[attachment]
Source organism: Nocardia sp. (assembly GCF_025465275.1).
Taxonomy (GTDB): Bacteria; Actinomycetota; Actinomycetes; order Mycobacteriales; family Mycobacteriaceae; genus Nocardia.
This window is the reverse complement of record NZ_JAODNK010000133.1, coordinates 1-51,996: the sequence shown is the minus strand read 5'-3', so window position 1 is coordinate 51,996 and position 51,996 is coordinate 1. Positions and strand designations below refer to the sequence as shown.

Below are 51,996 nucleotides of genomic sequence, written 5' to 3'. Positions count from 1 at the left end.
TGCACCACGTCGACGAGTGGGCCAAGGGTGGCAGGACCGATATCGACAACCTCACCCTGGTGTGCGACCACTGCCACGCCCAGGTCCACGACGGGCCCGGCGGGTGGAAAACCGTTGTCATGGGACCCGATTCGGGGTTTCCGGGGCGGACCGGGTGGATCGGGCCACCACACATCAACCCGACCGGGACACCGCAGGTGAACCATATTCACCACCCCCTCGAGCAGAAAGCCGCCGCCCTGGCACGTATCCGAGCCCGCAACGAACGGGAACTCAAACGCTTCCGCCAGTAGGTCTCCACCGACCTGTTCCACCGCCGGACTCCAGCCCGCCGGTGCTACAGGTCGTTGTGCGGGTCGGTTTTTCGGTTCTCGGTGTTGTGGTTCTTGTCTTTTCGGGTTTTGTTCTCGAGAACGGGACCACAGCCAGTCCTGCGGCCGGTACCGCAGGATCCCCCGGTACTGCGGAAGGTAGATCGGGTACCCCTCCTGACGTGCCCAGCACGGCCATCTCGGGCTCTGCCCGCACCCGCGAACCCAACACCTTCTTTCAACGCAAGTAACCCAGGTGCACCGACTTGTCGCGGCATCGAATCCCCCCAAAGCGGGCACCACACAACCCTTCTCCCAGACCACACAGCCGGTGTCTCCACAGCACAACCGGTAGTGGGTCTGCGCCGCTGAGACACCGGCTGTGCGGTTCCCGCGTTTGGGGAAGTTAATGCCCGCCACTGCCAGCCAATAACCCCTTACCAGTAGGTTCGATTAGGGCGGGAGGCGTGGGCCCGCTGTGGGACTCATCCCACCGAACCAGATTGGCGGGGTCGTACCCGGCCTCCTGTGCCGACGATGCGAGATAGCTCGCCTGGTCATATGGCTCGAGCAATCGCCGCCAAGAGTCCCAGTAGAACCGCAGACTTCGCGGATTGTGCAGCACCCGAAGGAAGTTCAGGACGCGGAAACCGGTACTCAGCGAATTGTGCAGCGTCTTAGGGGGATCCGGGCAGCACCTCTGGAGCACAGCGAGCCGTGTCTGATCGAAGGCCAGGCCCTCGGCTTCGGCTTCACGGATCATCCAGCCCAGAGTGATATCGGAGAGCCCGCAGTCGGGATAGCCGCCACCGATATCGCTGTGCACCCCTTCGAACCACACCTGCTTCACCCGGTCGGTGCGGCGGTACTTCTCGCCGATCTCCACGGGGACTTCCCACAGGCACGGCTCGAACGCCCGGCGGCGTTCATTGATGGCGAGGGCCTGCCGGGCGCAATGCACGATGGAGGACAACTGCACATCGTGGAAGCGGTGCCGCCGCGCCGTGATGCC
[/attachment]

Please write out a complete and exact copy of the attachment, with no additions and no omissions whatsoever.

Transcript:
Source organism: Nocardia sp. (assembly GCF_025465275.1).
Taxonomy (GTDB): Bacteria; Actinomycetota; Actinomycetes; order Mycobacteriales; family Mycobacteriaceae; genus Nocardia.
This window is the reverse complement of record NZ_JAODNK010000133.1, coordinates 1-51,996: the sequence shown is the minus strand read 5'-3', so window position 1 is coordinate 51,996 and position 51,996 is coordinate 1. Positions and strand designations below refer to the sequence as shown.

Below are 51,996 nucleotides of genomic sequence, written 5' to 3'. Positions count from 1 at the left end.
TGCACCACGTCGACGAGTGGGCCAAGGGTGGCAGGACCGATATCGACAACCTCACCCTGGTGTGCGACCACTGCCACGCCCAGGTCCACGACGGGCCCGGCGGGTGGAAAACCGTTGTCATGGGACCCGATTCGGGGTTTCCGGGGCGGACCGGGTGGATCGGGCCACCACACATCAACCCGACCGGGACACCGCAGGTGAACCATATTCACCACCCCCTCGAGCAGAAAGCCGCCGCCCTGGCACGTATCCGAGCCCGCAACGAACGGGAACTCAAACGCTTCCGCCAGTAGGTCTCCACCGACCTGTTCCACCGCCGGACTCCAGCCCGCCGGTGCTACAGGTCGTTGTGCGGGTCGGTTTTTCGGTTCTCGGTGTTGTGGTTCTTGTCTTTTCGGGTTTTGTTCTCGAGAACGGGACCACAGCCAGTCCTGCGGCCGGTACCGCAGGATCCCCCGGTACTGCGGAAGGTAGATCGGGTACCCCTCCTGACGTGCCCAGCACGGCCATCTCGGGCTCTGCCCGCACCCGCGAACCCAACACCTTCTTTCAACGCAAGTAACCCAGGTGCACCGACTTGTCGCGGCATCGAATCCCCCCAAAGCGGGCACCACACAACCCTTCTCCCAGACCACACAGCCGGTGTCTCCACAGCACAACCGGTAGTGGGTCTGCGCCGCTGAGACACCGGCTGTGCGGTTCCCGCGTTTGGGGAAGTTAATGCCCGCCACTGCCAGCCAATAACCCCTTACCAGTAGGTTCGATTAGGGCGGGAGGCGTGGGCCCGCTGTGGGACTCATCCCACCGAACCAGATTGGCGGGGTCGTACCCGGCCTCCTGTGCCGACGATGCGAGATAGCTCGCCTGGTCATATGGCTCGAGCAATCGCCGCCAAGAGTCCCAGTAGAACCGCAGACTTCGCGGATTGTGCAGCACCCGAAGGAAGTTCAGGACGCGGAAACCGGTACTCAGCGAATTGTGCAGCGTCTTAGGGGGATCCGGGCAGCACCTCTGGAGCACAGCGAGCCGTGTCTGATCGAAGGCCAGGCCCTCGGCTTCGGCTTCACGGATCATCCAGCCCAGAGTGATATCGGAGAGCCCGCAGTCGGGATAGCCGCCACCGATATCGCTGTGCACCCCTTCGAACCACACCTGCTTCACCCGGTCGGTGCGGCGGTACTTCTCGCCGATCTCCACGGGGACTTCCCACAGGCACGGCTCGAACGCCCGGCGGCGTTCATTGATGGCGAGGGCCTGCCGGGCGCAATGCACGATGGAGGACAACTGCACATCGTGGAAGCGGTGCCGCCGCGCCGTGATGCC